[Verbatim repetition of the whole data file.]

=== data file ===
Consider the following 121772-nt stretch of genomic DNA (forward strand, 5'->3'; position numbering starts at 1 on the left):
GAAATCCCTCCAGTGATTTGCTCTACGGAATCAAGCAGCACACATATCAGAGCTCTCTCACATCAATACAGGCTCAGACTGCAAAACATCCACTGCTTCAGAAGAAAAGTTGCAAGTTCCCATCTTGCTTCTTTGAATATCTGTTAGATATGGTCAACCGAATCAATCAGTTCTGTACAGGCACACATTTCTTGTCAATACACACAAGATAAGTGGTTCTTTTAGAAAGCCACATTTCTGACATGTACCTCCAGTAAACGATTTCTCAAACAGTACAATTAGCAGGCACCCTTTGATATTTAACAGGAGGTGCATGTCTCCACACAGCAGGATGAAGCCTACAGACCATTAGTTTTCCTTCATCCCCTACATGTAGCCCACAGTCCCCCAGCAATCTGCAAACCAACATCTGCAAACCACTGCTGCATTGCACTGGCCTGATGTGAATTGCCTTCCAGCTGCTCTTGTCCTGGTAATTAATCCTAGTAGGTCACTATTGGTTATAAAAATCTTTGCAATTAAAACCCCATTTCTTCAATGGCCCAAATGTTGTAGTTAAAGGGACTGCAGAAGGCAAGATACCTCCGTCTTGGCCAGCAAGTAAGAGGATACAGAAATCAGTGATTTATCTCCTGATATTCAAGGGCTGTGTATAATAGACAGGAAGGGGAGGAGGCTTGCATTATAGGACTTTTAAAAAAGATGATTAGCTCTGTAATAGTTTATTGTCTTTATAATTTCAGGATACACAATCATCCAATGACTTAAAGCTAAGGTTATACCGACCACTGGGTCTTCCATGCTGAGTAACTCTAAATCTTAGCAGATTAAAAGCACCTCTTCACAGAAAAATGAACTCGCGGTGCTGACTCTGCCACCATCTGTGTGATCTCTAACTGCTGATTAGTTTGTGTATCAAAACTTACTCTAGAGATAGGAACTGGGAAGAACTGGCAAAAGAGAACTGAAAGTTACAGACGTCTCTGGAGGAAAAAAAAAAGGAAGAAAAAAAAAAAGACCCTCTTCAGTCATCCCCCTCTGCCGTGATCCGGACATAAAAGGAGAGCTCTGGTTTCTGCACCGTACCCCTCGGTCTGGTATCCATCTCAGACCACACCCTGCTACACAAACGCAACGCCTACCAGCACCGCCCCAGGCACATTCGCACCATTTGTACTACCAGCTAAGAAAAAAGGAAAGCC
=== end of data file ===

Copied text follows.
Consider the following 121772-nt stretch of genomic DNA (forward strand, 5'->3'; position numbering starts at 1 on the left):
GAAATCCCTCCAGTGATTTGCTCTACGGAATCAAGCAGCACACATATCAGAGCTCTCTCACATCAATACAGGCTCAGACTGCAAAACATCCACTGCTTCAGAAGAAAAGTTGCAAGTTCCCATCTTGCTTCTTTGAATATCTGTTAGATATGGTCAACCGAATCAATCAGTTCTGTACAGGCACACATTTCTTGTCAATACACACAAGATAAGTGGTTCTTTTAGAAAGCCACATTTCTGACATGTACCTCCAGTAAACGATTTCTCAAACAGTACAATTAGCAGGCACCCTTTGATATTTAACAGGAGGTGCATGTCTCCACACAGCAGGATGAAGCCTACAGACCATTAGTTTTCCTTCATCCCCTACATGTAGCCCACAGTCCCCCAGCAATCTGCAAACCAACATCTGCAAACCACTGCTGCATTGCACTGGCCTGATGTGAATTGCCTTCCAGCTGCTCTTGTCCTGGTAATTAATCCTAGTAGGTCACTATTGGTTATAAAAATCTTTGCAATTAAAACCCCATTTCTTCAATGGCCCAAATGTTGTAGTTAAAGGGACTGCAGAAGGCAAGATACCTCCGTCTTGGCCAGCAAGTAAGAGGATACAGAAATCAGTGATTTATCTCCTGATATTCAAGGGCTGTGTATAATAGACAGGAAGGGGAGGAGGCTTGCATTATAGGACTTTTAAAAAAGATGATTAGCTCTGTAATAGTTTATTGTCTTTATAATTTCAGGATACACAATCATCCAATGACTTAAAGCTAAGGTTATACCGACCACTGGGTCTTCCATGCTGAGTAACTCTAAATCTTAGCAGATTAAAAGCACCTCTTCACAGAAAAATGAACTCGCGGTGCTGACTCTGCCACCATCTGTGTGATCTCTAACTGCTGATTAGTTTGTGTATCAAAACTTACTCTAGAGATAGGAACTGGGAAGAACTGGCAAAAGAGAACTGAAAGTTACAGACGTCTCTGGAGGAAAAAAAAAAGGAAGAAAAAAAAAAAGACCCTCTTCAGTCATCCCCCTCTGCCGTGATCCGGACATAAAAGGAGAGCTCTGGTTTCTGCACCGTACCCCTCGGTCTGGTATCCATCTCAGACCACACCCTGCTACACAAACGCAACGCCTACCAGCACCGCCCCAGGCACATTCGCACCATTTGTACTACCAGCTAAGAAAAAAGGAAAGCC